In the beginning there was the word, and it was good

Earlier this year was the 400th Anniversary of the publication of the King James Bible. It would be a strange Communications-Skills business that didn’t mark that anniversary – from which you’ll gather that I’m talking about the acknowledged brilliance of the book as literature: written English at its best.

For instance, it’s sobering to think of how many expressions used wherever English is spoken have emanated from the “King James”. We’d hardly have a language without them. It’s astonishing. Don’t believe me? Here are some illustrations:

  • A broken heart
  • Bite the dust
  • Eat Drink and be Merry
  • Go the extra mile
  • Holier than thou
  • Letter of the law
  • Nothing new under the sun
  • Put words in one’s mouth
  • See eye-to-eye
  • Sign of the times
  • The powers that be
  • Wheels within wheels
  • Writing on the wall

There are scores. If you want to see more, and where they come from, go to this link.

The beauty of them – and of the way the book is written generally (with allowance for some archaic language) – is that they’re written in what these days we call “Plain Language”. Plain, simple, straightforward, easy-to-understand, natural, conversational, uncomplicated. A million miles from what we see so often on our business-writing courses. Like these horrors:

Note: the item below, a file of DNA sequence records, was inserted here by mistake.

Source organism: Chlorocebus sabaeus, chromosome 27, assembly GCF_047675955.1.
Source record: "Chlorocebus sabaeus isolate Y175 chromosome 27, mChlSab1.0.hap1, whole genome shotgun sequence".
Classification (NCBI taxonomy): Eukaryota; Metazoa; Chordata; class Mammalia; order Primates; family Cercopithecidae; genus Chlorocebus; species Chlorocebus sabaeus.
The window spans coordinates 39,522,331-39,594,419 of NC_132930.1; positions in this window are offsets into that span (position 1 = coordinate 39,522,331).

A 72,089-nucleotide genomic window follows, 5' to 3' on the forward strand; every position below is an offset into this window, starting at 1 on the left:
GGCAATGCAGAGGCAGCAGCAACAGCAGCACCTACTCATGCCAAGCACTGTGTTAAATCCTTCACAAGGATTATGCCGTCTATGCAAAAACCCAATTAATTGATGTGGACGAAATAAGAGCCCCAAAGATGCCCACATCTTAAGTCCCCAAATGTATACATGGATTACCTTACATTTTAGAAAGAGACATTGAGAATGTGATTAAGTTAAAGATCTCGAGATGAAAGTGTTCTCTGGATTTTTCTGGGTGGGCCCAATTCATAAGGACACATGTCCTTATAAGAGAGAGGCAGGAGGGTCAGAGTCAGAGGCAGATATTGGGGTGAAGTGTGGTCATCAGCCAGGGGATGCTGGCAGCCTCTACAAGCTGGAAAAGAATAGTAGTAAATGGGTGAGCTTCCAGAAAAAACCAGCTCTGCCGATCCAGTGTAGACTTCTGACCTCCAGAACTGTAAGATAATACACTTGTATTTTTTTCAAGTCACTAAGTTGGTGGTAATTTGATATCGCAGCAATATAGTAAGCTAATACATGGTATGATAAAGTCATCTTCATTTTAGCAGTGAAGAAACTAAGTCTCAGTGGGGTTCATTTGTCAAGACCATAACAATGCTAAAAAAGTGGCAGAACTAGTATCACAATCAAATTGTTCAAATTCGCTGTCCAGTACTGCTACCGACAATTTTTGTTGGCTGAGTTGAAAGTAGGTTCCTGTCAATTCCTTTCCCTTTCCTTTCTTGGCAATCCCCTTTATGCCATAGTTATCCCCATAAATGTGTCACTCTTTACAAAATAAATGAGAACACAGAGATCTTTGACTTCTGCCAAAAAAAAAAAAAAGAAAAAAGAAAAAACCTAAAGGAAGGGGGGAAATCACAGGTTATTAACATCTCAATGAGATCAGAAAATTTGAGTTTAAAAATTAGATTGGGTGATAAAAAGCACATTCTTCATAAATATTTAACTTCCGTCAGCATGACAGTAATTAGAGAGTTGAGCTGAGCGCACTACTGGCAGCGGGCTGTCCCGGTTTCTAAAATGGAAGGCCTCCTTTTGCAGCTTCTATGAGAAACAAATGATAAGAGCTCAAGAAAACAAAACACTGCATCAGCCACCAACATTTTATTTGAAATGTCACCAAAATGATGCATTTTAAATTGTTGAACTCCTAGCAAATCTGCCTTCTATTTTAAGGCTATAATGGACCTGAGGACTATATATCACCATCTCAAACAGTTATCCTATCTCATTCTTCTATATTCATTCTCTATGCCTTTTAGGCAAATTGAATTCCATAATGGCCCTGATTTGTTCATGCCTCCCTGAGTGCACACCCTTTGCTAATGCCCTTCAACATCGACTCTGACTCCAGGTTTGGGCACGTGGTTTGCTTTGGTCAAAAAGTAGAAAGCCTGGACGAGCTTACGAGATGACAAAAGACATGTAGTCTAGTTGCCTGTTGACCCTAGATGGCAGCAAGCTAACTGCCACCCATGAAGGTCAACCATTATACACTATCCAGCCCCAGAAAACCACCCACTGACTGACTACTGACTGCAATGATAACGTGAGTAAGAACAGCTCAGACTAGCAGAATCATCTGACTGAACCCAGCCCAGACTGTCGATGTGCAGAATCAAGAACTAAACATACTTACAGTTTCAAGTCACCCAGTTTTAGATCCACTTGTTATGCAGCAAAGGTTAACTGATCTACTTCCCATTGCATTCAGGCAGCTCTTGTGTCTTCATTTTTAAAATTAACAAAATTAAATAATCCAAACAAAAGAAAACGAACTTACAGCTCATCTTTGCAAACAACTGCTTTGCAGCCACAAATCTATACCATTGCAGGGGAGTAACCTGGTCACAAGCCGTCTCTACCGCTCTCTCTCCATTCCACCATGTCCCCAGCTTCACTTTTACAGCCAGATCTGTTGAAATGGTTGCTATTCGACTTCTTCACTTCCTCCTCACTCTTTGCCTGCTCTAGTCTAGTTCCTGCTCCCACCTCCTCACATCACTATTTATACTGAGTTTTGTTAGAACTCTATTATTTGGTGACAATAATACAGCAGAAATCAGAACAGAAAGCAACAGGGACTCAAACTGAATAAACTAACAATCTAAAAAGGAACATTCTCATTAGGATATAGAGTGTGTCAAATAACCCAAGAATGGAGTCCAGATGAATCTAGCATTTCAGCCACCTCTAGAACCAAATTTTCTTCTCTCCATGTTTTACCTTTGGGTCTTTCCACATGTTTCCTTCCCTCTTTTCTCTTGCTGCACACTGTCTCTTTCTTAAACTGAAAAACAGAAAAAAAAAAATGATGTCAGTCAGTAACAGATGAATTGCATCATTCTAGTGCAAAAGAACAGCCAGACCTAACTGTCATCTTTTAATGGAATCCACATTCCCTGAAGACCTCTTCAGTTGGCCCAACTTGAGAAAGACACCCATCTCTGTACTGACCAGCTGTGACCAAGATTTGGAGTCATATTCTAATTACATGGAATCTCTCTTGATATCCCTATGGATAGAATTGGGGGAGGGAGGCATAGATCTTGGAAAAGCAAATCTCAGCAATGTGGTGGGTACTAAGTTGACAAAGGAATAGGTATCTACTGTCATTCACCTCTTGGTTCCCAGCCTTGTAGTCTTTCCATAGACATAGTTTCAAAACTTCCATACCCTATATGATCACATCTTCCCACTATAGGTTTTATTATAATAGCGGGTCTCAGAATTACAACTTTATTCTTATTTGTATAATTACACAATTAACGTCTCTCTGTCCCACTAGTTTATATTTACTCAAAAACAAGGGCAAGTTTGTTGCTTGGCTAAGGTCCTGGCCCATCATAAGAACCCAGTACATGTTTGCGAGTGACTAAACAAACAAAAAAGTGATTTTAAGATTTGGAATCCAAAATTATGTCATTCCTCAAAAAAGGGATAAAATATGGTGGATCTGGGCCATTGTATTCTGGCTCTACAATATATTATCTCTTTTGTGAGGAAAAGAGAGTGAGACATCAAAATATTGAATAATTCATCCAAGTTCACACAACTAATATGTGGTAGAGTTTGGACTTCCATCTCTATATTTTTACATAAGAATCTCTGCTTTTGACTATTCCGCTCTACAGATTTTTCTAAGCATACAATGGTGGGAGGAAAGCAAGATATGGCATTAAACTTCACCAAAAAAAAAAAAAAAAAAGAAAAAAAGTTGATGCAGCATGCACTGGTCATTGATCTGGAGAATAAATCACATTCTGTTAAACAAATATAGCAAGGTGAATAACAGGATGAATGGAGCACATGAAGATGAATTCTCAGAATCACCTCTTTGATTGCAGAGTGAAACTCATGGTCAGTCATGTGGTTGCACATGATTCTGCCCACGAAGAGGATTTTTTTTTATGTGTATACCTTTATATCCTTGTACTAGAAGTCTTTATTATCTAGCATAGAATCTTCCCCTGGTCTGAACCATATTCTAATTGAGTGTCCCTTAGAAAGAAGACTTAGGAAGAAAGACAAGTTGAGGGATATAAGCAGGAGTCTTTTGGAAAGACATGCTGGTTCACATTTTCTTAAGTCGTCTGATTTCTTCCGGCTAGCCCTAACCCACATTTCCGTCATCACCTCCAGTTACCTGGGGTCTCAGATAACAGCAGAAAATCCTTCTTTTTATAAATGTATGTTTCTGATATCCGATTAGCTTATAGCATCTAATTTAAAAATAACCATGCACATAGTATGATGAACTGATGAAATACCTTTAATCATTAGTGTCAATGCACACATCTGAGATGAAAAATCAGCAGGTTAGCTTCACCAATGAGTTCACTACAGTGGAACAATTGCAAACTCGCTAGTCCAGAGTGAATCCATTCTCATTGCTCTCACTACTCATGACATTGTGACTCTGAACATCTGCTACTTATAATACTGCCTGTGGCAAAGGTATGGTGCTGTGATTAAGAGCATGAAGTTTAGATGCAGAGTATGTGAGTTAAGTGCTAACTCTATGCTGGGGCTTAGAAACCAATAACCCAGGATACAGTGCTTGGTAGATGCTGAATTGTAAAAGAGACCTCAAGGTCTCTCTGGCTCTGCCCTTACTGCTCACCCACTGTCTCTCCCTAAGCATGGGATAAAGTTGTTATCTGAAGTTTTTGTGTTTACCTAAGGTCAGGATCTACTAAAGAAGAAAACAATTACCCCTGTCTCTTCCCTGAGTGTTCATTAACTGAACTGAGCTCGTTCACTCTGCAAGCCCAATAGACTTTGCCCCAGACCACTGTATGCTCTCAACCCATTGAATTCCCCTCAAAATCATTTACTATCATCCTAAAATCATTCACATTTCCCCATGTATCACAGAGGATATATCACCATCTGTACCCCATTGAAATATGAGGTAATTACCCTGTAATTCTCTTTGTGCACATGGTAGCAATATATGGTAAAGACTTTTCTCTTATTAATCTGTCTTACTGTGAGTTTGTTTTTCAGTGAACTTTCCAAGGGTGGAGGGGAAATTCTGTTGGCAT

“We are leveraging our messaging leadership to ensure a commercially viable transition path to a high volume, robust and innovative IMS messaging architecture.”

Or what about:

“Delegates will not only be shown how to’Develop and lead a superior, synergistic enterprise to the new millennium’ but will also be introduced to ‘Elevation: the art, science and strategy of the radical profit leap’ and ”Shoddipush”: the deadly syndrome that white-ants most businesses.”

The language manglers responsible for this gibberish should be ashamed – and should learn. Or as the King James says: “Poverty and shame shall be to him that refuseth instruction …”. Oddly enough, that one never quite caught on, but you get the point …

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